30th July, 1897.
MY DEAR AKHANDANANDA,
According to your instructions, I write a letter to Mr. Levinge, the Dist. Magistrate. Besides, you will write a big letter to the Indian Mirror, describing in detail his method of work (having got the same revised by Dr. Shashi), and send a copy of it to the gentleman named above. Our fools only search for people's shortcomings. Let them see some virtues too.
I am leaving this place next Monday. ...
What do you talk of the difficulty in getting orphans? Better ask for four or five men from the Math, if you like; you can find some orphans in two days, if you seek from village to village.
Of course we must have a permanent centre. And can anything be done in this country unless the —— help? Do not mix in politics etc., nor have any connection with them. At the same time you need not have any quarrel with anybody. You must put your body, mind, and all you have to some one work. Here I gave a lecture to a European audience in English, and another to the Indian residents in Hindi. This was my maiden speech in Hindi, but everyone liked it for all that. Of course the Westerners, as is their wont, were in raptures over it, as coming from a "nigger"! "Oh, how wonderful!" and that sort of thing. Next Saturday there will be another lecture for the Europeans. A big Association has been set on foot here — let us wait and see how far it works in future. The object of the Association is to impart education and religion.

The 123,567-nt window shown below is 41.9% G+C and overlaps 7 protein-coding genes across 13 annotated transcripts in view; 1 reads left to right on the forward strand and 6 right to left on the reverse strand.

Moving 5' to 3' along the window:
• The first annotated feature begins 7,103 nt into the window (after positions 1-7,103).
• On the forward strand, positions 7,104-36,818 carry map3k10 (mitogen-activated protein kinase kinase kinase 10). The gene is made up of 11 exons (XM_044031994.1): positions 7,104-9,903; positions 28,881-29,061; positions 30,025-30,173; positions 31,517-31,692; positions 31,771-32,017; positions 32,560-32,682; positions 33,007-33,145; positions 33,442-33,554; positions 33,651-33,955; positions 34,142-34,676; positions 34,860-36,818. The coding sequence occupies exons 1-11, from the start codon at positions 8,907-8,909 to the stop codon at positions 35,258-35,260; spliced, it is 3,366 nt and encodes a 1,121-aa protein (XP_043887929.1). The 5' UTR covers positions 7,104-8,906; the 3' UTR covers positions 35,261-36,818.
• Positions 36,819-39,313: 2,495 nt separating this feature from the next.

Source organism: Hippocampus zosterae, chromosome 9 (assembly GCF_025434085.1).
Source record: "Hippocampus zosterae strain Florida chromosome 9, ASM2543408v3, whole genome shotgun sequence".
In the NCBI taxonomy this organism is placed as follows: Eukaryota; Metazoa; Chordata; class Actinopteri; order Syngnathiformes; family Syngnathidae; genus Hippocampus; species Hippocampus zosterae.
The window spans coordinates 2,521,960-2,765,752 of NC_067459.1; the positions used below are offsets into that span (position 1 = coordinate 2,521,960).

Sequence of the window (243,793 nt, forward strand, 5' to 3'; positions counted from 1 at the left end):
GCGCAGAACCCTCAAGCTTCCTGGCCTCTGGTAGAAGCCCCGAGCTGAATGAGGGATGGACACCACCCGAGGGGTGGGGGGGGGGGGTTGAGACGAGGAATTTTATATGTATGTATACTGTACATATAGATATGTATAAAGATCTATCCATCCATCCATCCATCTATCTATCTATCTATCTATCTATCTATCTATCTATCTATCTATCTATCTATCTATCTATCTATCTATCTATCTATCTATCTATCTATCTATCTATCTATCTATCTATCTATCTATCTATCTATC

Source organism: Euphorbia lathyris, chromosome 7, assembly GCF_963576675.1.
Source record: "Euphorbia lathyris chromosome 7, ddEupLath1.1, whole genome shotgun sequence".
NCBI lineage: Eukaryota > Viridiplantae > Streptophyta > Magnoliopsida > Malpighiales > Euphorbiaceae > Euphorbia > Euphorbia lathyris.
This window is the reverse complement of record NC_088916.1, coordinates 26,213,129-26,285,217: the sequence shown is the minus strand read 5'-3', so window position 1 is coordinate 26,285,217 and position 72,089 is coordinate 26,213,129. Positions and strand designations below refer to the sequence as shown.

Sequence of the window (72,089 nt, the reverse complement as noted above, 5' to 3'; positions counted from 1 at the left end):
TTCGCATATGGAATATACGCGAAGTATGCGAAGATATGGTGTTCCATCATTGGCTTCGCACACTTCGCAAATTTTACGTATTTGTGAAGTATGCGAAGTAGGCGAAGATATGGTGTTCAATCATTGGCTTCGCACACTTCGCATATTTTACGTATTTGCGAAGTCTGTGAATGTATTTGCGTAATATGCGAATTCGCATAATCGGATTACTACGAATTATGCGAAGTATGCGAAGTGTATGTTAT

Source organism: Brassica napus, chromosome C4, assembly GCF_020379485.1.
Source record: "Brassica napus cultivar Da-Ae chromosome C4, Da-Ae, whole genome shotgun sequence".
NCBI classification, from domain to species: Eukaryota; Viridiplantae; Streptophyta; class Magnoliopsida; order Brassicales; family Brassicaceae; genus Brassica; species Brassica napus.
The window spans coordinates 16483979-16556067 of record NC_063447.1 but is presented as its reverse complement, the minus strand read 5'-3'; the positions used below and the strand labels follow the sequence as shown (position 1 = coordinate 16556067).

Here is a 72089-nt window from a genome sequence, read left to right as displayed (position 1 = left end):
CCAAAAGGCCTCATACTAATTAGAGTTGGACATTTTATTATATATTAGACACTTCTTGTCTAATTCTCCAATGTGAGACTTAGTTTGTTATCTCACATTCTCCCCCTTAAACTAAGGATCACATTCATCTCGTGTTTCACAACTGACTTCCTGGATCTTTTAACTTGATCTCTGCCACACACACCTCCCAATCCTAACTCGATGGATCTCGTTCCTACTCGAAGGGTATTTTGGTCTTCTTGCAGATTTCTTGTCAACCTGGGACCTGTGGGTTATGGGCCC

Monday next, trip to Bareilly then to Saharanpur, next to Ambala, thence, most probably, to Mussoorie with Captain Sevier, and as soon as it is a little cool, return to the plains and journey to Rajputana etc. Go on working at top speed. Never fear! I, too, have determined to work. The body must go, no mistake about that. Why then let it go in idleness? It is better to wear out than rust out. Don't be anxious even when I die, my very bones will work miracles. We must spread over the whole of India in ten years, short of this it is no good. To work like an athlete! Victory to the Guru! Money and all will come of themselves, we want men, not money. It is man that makes everything, what can money do? — Men we want, the more you get, the better. ... Here, for instance, was M— who brought together a lot of money, but there was no man, and what good did he achieve?